Nobody enjoys filling up his gas tank these days. But it could be worse — you could be a fisherman. The men and women who catch the cod, swordfish and salmon that we eat have to run their engines around the clock when they are at sea. And when they're pushing 60-foot-long steel ships through the water with 500-horsepower diesel motors, fuel prices are a heavy blow.
The expense is driving some fishermen out of business.
At a harbor in Saco, Maine, Craig Pendleton motors his 45-foot commercial fishing boat, the Ocean Spray, up to the pier.
This boat drags big nets for bottom-feeding fish like flounder and cod. And Pendleton says the higher fuel costs are devastating. "It's getting to the point where it's really frustrating," he says. Pendleton says he's not looking to make a fortune, "but I'd like to have something at the end of the week."
That's no exaggeration. Fuel has become such a huge expense that in fishing harbors around New England, fishermen are having trouble making any money at all. Up the coast in Portland, Maine, boat owner Brian Pearce has just unloaded his catch of cod and other bottom-feeding fish from a three-day trip.
This last trip he made $3,000 selling his catch. But he had to spend $2,200 on fuel. Add $200 more for ice and food and he's got $600 left over to split between him and another man working on his boat. "It doesn't even cover the expense of operating the boat," he says.
Pearce just spent three days at sea working around the clock and doesn't have much to show for it. Diesel fuel is priced around $4.50 a gallon. About a year ago, when fuel was close to half the price, Pearce would have had an extra $1,000 in his pocket after a trip like this. Five years ago, he would have had an additional $1,500, because back then, he says, he was paying below a dollar a gallon for fuel.
At the fish pier in Portland, where the daily fish auction takes place inside a refrigerated warehouse, one can see why fishermen like Pearce are in trouble. The fish are unloaded here, packed on ice and sold to the highest bidder. But there's no way to pass along a higher fuel cost to customers.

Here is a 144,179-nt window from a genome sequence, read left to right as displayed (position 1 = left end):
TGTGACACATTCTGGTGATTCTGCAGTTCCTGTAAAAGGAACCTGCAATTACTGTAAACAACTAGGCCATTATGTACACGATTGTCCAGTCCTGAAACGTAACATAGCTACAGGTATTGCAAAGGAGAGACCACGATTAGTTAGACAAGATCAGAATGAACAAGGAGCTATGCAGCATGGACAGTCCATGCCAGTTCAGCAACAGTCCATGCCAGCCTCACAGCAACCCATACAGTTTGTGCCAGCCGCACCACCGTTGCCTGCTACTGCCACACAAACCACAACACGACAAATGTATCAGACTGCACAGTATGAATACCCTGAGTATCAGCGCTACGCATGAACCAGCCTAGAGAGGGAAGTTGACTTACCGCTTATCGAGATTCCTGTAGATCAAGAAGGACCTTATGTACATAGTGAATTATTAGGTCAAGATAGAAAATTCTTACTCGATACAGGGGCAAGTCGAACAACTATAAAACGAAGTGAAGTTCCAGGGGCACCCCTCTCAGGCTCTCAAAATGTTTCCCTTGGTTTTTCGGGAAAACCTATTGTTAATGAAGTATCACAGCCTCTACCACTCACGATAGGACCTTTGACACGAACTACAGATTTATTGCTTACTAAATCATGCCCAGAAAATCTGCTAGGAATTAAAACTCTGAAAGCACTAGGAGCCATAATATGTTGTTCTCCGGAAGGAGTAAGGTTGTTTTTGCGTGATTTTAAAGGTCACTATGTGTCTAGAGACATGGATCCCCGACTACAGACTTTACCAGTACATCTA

Bert Jongerden, the general manager of the Portland Fish Exchange, says fishermen can only get what customers will pay, since fish is sold at auction. And those customers have a lot of choices. They can usually get cheap farmed catfish or shrimp from Asia, or they could just eat more chicken. They're only going to pay so much for Atlantic cod.
"Whatever economic forces are working that day, that's what the price will be," Jongerden says.
Home On The Dock
Jongerden says half the fishing fleet in Portland isn't working. The owners say with fuel so expensive, it just doesn't pay to leave the dock.
Economists and fishermen both predict that if fuel prices stay this high, many fishermen will be forced out of business. Fishermen who can still get a good price for their catch, such as scallopers, may weather the storm.
Boats For Sale
Pearce will probably be one of those giving up. Last year he sold his federal fishing permit for the larger boat he owns. He says he'd like to sell both of his boats, but he's having trouble. His boat broker says nobody is purchasing fishing boats because of the uncertainty.
Pearce says on top of the fuel, restrictions to protect certain types of fish are getting tougher. Some fishermen think the industry will adapt to higher fuel prices by shifting to smaller engines and fishing in fewer areas.
But that will take time. And if the cost of fuel doesn't drop soon, a lot of fishermen say they'll be looking for other work.